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How to become a midwife

You probably think of a midwife as someone who delivers beautiful bouncing babies into the arms of joyful mums. And that’s definitely one very important part of the job – but there’s so much more to midwifery than that.

To help you explore more about what the role involves and how to become a midwife, we’ve put together some advice for you.

What does a midwife do?

Midwifes with babies in hospital
There's more to being a midwife than delivering babies

A midwife is the main point of contact for a mum during her pregnancy, throughout her labour and in the first couple of weeks after she has her baby.

Here are some of the roles a midwife performs:

  • Getting to know newly pregnant women to help them prepare for pregnancy and childbirth.
  • Examining expectant mum to make sure all is well with baby and mother.
  • Help mums-to-be to make informed choices about the different services and options open to them – including things like where to give birth and what pain relief they can receive during childbirth.
  • Be there to provide support during all the big moments from ultrasound to childbirth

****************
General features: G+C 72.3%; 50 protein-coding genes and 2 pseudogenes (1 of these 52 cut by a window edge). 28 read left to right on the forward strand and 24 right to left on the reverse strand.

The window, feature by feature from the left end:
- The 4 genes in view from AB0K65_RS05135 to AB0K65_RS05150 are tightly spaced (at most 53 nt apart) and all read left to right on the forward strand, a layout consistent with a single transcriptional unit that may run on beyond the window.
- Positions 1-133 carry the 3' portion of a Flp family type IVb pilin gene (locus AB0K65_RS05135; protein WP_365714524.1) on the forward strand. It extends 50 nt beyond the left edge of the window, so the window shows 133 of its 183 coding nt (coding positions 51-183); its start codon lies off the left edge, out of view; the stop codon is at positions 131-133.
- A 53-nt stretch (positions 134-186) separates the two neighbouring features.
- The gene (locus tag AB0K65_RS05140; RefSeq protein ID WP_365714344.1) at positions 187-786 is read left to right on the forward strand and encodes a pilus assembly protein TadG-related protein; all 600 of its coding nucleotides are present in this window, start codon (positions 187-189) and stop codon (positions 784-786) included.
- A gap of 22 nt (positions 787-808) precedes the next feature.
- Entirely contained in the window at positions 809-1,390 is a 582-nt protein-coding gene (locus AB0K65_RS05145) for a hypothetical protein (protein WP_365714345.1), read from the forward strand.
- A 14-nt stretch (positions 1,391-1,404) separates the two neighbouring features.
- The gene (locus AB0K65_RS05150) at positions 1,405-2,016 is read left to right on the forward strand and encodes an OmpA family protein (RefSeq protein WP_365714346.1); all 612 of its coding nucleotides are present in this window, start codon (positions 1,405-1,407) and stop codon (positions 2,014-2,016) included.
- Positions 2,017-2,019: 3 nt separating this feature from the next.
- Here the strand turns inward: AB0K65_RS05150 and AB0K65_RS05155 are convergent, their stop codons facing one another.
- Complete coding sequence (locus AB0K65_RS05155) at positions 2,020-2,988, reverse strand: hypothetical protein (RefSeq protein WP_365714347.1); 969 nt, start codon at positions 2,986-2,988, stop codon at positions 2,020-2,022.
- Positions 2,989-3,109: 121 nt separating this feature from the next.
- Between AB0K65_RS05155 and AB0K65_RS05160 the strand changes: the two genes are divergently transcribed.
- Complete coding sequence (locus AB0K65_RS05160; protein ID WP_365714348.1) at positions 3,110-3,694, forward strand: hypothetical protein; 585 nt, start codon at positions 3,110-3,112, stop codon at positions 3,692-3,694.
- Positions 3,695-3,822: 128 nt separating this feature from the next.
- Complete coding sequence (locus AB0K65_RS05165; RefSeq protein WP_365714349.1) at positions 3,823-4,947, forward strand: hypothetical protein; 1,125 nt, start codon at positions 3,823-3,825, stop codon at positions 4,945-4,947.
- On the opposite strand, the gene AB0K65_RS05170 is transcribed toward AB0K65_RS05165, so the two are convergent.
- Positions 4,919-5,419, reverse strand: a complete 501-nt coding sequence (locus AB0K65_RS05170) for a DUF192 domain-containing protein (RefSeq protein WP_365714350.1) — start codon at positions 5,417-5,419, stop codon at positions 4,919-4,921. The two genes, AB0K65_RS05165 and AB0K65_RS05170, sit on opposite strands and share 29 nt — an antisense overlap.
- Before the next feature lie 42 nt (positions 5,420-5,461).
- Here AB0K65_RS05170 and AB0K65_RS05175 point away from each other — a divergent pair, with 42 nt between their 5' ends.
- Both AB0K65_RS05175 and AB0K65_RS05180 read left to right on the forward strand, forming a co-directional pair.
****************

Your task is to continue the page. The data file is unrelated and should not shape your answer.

• For up to 10 days after the birth, midwives help new mums adjust to their new role and understand what they need to do to keep their baby safe and well.

The work is vary varied and midwives are rotated around wards to carry out these different duties. There’s also a lot of paperwork involved as every part of a mother's journey – from examinations to hospital visits – has to be written down.

Check out our 60-second interview with midwife Sara Sardarizadeh for some first-hand experience of what this job involves.

'There's more to being a midwife than delivering babies. Learn more about working as a midwife at Success at School.'

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And one midwife does all that?

Not, not quite. There are two types of midwives:

  • Hospital: These are the midwives pregnant women see when they go into hospital for a scan, have their baby, and are looked after by after childbirth.
  • Community: These midwives visit pregnant mothers at home or at the local clinic, and carry out check ups after the baby's been born. Sometimes, they come into hospital to support a mother during childbirth.

Is midwifery for me?

Midwife holding a baby
Working as a midwife can be a hugely rewarding job

If you're a naturally caring person with an interest in helping others, then a career as a midwife could be for you. If you're prepared to work long hours and can cope with a physically and emotionally demanding job, then you could find the job very satisfying.

Some of the typical qualities you'll need to become a midwife include:

  • Emotional resilience and a positive attitude.
  • The ability to concentrate for long periods of time.
  • Be a good listener and communicator.
  • Be able to put people at ease.
  • Be patient, caring and responsible.